How African American-owned Cannabis Brands Can Skirt Federal Trademarks

By BCB Staff Writer

In the aftershocks of a San Diego ban on billboard advertising for canna-businesses, it’s essential to be aware of marketing and advertising limitations placed upon cannabis industry business owners. If conventional marketing strategies are insufficient for marijuana-related businesses (MRBs), how can these companies maintain branding initiatives?

It begins with trademark requirements. The United States Patent and Trademark Office is, as it sounds, a government agency. Via the Lawful Use Rule, found in the Trademark Act Sections 1 and 45, until cannabis is no longer classified as a Schedule 1 drug, and an integral part of the Controlled Substance Act, nothing related to any of its uses can be trademarked, nor can any trade secrets or patents be secured. Essentially, this means that any trademark application, for cannabis-related products or byproducts, that crosses the desk of a USPTO attorney will be immediately denied registration.

The Lanham (Trademark) Act serves to protect trademark infringement, trademark dilution, and false advertising

The Lanham (Trademark) Act, signed by President Truman in 1946 and effect a year later, serves to protect trademark infringement, trademark dilution, and false advertising; the Lanham Act also requires trademarks be used in the legal commerce sector. This is an apparent exclusionary nod to cannabis sector entrepreneurs who are trying desperately to secure branding rights for logos, titles, and phrases, among other content.

Naturally, there are workarounds to this stringent law. For example, if you sell cannabis-infused gummies as well as regular gummies, you could file an ancillary goods trademark for the non-infused gummies and then assert a “likelihood of confusion” argument against potential infringers.

Regarding hemp products, the agricultural nature of the production allows for trademark options, but an experienced hemp-knowledgeable attorney on counsel is suggested; trademark and intellectual property rights for hemp-related materials and products are still hazy.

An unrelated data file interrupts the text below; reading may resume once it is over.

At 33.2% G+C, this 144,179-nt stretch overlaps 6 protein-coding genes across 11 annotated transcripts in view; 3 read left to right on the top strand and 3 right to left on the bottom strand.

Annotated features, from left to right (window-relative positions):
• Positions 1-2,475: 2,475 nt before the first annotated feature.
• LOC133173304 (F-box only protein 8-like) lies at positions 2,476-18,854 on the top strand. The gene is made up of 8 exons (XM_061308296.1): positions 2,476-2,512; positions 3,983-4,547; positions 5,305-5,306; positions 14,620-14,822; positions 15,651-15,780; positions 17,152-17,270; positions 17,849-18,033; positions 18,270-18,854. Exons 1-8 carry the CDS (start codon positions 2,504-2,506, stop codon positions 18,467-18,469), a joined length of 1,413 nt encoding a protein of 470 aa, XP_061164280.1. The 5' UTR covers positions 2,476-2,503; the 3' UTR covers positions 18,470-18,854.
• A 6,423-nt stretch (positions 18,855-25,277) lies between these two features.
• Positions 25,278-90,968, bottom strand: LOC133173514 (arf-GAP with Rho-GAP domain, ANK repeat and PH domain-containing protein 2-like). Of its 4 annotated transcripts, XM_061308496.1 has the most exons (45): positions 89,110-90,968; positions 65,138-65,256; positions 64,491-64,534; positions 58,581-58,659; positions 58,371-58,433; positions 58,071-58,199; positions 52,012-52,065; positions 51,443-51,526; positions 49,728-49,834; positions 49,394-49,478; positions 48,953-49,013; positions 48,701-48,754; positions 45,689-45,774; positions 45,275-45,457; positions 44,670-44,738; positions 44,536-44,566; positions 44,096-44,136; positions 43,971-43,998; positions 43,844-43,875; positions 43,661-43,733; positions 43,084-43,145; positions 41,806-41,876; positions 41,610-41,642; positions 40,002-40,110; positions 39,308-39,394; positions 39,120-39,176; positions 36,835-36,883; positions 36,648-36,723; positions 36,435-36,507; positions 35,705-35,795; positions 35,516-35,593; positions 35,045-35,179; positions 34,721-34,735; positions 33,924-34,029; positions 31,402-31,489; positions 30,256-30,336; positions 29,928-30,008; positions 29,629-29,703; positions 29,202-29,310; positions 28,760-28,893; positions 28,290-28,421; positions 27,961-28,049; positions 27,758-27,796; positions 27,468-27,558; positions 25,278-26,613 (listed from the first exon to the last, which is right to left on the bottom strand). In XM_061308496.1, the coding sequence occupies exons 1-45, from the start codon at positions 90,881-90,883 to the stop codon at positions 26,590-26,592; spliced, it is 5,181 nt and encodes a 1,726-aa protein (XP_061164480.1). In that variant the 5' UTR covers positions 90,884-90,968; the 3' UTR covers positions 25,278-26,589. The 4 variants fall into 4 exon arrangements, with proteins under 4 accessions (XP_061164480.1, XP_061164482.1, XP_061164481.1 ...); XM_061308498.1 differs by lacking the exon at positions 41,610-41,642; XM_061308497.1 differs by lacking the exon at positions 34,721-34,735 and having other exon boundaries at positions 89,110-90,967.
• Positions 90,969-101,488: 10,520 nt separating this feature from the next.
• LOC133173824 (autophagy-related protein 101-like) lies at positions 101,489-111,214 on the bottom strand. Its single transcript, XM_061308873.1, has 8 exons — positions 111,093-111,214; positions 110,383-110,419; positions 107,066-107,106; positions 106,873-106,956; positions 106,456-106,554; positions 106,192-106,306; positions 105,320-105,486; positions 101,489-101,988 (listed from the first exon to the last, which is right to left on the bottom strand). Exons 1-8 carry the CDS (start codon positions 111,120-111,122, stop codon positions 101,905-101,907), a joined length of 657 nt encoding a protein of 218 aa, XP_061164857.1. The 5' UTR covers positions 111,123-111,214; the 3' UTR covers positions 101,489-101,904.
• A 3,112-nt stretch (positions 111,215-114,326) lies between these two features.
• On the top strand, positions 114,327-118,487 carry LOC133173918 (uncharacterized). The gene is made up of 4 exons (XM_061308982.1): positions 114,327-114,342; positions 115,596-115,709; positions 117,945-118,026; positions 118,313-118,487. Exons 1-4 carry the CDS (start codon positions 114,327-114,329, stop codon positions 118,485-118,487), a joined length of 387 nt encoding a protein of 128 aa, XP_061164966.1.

For those residing in California, the trademark law varies. There are discrepancies between federal and CA state trademark laws, which create a caveat for California canna-businesses to register branding efforts. To register your trademark, file the registration as if the product does not contain a Schedule 1 drug. Some ideal classification codes to opt for are Classification Codes 5, 31, 34, 35, or 39.

For those not dealing with legal, state-based loopholes, it’s advised to instead focus on copyright laws. Copywritten items are protected for the life of the author, plus 70 years, which far exceeds the six years a trademark protects. Dealing with the intellectual property also allows for more leeway; copyrights protect literary, dramatic, musical, and artistic works.

In the cannabis industry, this pertains to pictures, product descriptions, and written content on a canna-business’ website, as well as product tags, labels, packaging, logos, instructional materials, and product design. This is a helpful step for entrepreneurs because the online registration process for copyright material is quick, inexpensive, and success asserts market dominance.

Copywritten content immediately entitles the holder to the right to sue for infringement, automatic proof of copyright ownership, and the ability to additionally sue for statutory damages and/or attorney’s fees.

Although there is certainly more potential for cannabis businesses to succeed when registering copyrights than trademarks, it’s important to remember that under the Copyright Act, federal courts have jurisdiction over any infringement case.

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